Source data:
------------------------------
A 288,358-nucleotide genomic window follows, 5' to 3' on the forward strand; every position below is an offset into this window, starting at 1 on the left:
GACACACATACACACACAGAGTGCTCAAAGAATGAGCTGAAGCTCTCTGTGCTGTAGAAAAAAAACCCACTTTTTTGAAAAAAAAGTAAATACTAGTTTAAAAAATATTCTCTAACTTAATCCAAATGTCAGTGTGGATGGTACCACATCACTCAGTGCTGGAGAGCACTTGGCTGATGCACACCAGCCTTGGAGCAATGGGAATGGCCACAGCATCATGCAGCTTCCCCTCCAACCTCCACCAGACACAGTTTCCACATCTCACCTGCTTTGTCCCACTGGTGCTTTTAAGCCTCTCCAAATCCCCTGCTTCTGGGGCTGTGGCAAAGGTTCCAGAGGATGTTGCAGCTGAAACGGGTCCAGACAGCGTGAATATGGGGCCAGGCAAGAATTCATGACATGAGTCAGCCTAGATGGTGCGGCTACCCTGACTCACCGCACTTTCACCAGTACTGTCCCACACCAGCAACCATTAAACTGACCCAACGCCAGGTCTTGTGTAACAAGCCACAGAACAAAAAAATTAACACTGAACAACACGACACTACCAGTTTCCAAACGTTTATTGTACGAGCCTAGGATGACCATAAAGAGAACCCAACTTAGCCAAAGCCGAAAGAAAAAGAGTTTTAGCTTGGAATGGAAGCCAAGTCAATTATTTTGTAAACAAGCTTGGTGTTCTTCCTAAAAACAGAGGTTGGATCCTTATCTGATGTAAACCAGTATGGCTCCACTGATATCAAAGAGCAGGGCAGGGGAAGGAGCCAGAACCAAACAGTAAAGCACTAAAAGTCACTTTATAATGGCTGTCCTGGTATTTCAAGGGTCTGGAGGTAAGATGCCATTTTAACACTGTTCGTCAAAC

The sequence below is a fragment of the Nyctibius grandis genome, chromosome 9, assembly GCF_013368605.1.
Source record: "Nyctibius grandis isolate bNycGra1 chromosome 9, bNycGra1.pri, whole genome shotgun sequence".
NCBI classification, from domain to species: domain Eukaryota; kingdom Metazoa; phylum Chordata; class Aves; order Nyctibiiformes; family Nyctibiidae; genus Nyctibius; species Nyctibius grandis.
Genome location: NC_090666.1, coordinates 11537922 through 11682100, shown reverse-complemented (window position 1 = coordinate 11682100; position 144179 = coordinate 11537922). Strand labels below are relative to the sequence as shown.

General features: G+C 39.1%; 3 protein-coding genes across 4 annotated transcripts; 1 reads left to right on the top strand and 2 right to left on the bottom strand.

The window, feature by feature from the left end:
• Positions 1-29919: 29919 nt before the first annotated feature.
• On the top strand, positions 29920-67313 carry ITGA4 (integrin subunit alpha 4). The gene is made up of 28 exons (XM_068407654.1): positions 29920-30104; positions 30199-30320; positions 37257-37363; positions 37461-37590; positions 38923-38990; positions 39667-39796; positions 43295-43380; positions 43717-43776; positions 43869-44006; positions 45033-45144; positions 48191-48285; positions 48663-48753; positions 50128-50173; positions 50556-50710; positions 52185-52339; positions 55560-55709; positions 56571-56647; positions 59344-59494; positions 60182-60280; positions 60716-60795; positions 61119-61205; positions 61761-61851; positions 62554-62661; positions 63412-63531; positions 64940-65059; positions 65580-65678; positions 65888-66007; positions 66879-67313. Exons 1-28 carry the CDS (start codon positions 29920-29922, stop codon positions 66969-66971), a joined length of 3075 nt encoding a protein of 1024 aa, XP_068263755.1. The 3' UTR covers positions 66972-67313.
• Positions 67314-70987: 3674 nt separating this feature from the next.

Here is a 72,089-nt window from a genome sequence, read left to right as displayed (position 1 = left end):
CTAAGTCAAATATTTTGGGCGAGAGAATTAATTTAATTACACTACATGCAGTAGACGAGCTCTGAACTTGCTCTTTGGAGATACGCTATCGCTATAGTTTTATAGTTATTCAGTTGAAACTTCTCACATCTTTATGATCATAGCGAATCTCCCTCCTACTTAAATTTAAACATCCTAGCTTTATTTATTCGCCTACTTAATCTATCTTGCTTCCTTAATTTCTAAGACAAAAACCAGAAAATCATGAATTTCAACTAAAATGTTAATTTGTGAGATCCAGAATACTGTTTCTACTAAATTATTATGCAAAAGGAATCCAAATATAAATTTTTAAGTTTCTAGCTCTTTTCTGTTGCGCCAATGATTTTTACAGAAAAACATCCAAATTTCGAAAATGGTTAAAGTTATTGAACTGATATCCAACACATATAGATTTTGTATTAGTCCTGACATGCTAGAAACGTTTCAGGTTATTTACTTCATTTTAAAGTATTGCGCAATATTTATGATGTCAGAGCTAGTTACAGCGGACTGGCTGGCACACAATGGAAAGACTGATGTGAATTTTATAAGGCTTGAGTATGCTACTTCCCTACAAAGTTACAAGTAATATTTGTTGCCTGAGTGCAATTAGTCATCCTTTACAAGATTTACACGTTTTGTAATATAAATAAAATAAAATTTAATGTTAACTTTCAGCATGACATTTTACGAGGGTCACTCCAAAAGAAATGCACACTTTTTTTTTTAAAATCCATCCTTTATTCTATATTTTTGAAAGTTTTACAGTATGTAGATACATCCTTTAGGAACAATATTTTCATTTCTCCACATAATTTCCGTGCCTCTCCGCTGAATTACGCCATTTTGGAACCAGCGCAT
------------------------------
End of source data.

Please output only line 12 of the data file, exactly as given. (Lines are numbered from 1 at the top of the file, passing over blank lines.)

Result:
Here is a 72,089-nt window from a genome sequence, read left to right as displayed (position 1 = left end):